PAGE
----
5 books to spice up your fall must read list


Samuel Misa, OMN Photographer

Freshman Ben Stier pictured reading “The Secret of Mirror Bay” the 49th volume in the “Nancy Drew” mystery series. Published in 1972 under the false moniker of Carolyn Keene, this installment sees the protagonist of the series, Nancy Drew solve the mystery of a woman seen gliding over the water in Mirror Bay.

Samuel Misa, Beaver's Digest Contributor

With the progression of this fall season, and as Halloween edges ever closer, now is as good a time as any to find a nice place to cozy up and read a good book. To help you find the perfect book for the fall, we asked for the help of the librarians at the Valley Library here at Oregon State University.

Nancy Drew– Multiple Authors

Starting off with a classic series of books that I think all of us have at least heard of, is the “Nancy Drew” mystery series. Chosen by Jasmine Cabanilla, senior undergraduate, she states that, “these books are probably the best books for fall ‘cause they’re classic mystery books in my opinion. When I think of fall I think of Halloween, spooky season. So a Nancy Drew mystery book is probably my fall go to.”

The “Nancy Drew” series contains numerous books ghostwritten by multiple authors using the collective pseudonym of Carolyn Keene.


The Fifth Season– N. K. Jemison

Kristin Swetland, library technician, recommended the book, “The Fifth Season.” “Fall always makes me very aware of the earth and living things and decaying things, and this book also brought those things to the forefront.”

cover of book broken earth
The final book in the “Broken Earth” trilogy, “The Stone Sky” also won the “Hugo Award” for best novel alongside its two predecessors. (Samuel Misa, OMN Photographer)

Swetland adds that the book is, “also a super awesome story to not be able to put down while sitting by the fire.”

Released in 2015 by the publisher Orbit, “The Fifth Season” was given the “Hugo Award” for Best Novel in 2016. It is only the first part of the “Broken Earth” trilogy by the same author, N. K. Jemison.


Outlander (Series)– Diana Gabaldon

“The first book of the series is a wonderful novel to cozy up with!” said Stefanie Hood, a library tech staff member.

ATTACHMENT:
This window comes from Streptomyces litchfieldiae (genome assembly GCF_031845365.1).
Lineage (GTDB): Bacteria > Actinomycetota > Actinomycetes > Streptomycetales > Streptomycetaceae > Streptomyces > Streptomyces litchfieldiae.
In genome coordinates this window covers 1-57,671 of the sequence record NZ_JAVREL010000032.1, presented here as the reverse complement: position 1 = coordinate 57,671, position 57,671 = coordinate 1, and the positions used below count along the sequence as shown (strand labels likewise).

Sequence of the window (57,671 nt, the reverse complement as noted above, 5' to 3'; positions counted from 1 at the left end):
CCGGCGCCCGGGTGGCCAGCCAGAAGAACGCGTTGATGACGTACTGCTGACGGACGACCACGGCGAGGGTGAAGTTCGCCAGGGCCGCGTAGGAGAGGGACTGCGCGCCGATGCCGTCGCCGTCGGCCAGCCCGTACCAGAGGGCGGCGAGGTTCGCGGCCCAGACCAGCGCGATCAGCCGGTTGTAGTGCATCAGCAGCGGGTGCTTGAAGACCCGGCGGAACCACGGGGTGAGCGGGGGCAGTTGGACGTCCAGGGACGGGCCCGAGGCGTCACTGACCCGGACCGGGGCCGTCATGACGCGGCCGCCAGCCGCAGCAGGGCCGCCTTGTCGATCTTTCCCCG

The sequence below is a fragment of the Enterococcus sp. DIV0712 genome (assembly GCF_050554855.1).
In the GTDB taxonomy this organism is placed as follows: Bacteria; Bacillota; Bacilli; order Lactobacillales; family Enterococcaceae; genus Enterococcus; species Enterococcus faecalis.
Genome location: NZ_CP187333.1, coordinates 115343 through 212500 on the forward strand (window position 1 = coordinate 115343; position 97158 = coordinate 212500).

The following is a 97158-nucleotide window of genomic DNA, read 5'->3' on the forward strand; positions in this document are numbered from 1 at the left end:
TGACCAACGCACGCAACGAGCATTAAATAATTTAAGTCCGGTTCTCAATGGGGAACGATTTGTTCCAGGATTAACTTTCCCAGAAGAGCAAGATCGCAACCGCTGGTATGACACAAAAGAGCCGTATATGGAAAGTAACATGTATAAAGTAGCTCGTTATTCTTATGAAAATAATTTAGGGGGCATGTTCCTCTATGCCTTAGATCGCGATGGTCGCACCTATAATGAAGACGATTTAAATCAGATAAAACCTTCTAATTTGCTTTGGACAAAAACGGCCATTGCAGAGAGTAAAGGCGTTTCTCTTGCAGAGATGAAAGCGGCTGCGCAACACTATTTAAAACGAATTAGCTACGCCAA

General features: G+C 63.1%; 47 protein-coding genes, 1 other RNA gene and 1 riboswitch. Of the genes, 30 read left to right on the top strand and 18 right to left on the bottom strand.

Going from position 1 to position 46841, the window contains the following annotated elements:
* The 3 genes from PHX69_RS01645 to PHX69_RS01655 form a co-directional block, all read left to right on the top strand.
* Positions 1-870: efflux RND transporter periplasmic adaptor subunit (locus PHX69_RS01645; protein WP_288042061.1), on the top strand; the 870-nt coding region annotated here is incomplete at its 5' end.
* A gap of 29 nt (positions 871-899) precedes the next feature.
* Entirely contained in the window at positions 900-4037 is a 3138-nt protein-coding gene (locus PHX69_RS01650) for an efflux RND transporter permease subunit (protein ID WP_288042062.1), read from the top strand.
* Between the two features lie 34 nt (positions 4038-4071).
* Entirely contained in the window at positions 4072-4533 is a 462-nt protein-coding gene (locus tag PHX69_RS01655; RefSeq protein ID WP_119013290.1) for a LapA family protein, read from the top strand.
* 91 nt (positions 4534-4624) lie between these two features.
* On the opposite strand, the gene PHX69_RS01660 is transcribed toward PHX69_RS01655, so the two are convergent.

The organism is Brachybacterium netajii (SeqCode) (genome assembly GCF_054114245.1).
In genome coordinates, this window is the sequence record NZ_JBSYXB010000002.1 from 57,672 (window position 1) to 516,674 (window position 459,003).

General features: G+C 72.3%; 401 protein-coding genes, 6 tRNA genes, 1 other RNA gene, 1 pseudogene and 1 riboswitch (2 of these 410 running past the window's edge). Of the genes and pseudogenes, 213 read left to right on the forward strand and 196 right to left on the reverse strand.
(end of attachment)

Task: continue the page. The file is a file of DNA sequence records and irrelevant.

“It transports the reader to different geographic locations and back in time,” Hood said. “When the weather changes as much as it does in the fall, it seems appropriate to read a book that offers a similarly dynamic story and trans-temporal travel.”

The first installment of “Outlander” came out in 1991, and the writer has written eight books so far. She plans to release two more, with “Go Tell the Bees That I Am Gone,” the latest installment, set to be released before the end of this year.


My Grandmother Asked Me to Tell You She’s Sorry Fredrik Backman

When asked why she chose this book, sophomore undergraduate Jessi Wahnetah simply stated, “it’s my favorite book to read in the fall just because it’s my favorite book, and I love rereading it during my favorite season.”

The book follows the life of a young girl Elsa and her grandmother, as they navigate themes of human imperfection and forgiveness. Published in the author’s native country of Sweden in 2013, the English translation didn’t become available until two years later in 2015. The author, Fredrik Backman, is also a columnist and blogger.


Bonus: Siddhartha– Hermann Hesse

A personal selection of mine, Siddhartha, is one book that I find has a little bit of everything for everyone. While I did end up reading this book in the winter and not the fall, I nevertheless enjoyed the book thoroughly for the wisdom it contained.

cover of book siddhartha
This English translation of the book is from 1951, by Hilda Rosner for the arrival of the book in the United States. By the time of the 1960’s the book, more specifically this translation of it, became highly influential alongside Herman Hesse’s other works. (Samuel Misa, OMN Photographer)

Standing at just 152 pages long, the book is about the self discovery journey of one Indian Brahmin who spends his whole life finding enlightenment through exploring all that he can be. Based on the author’s experiences of visiting India before World War I, the book falls into the genre of philosophical fiction.

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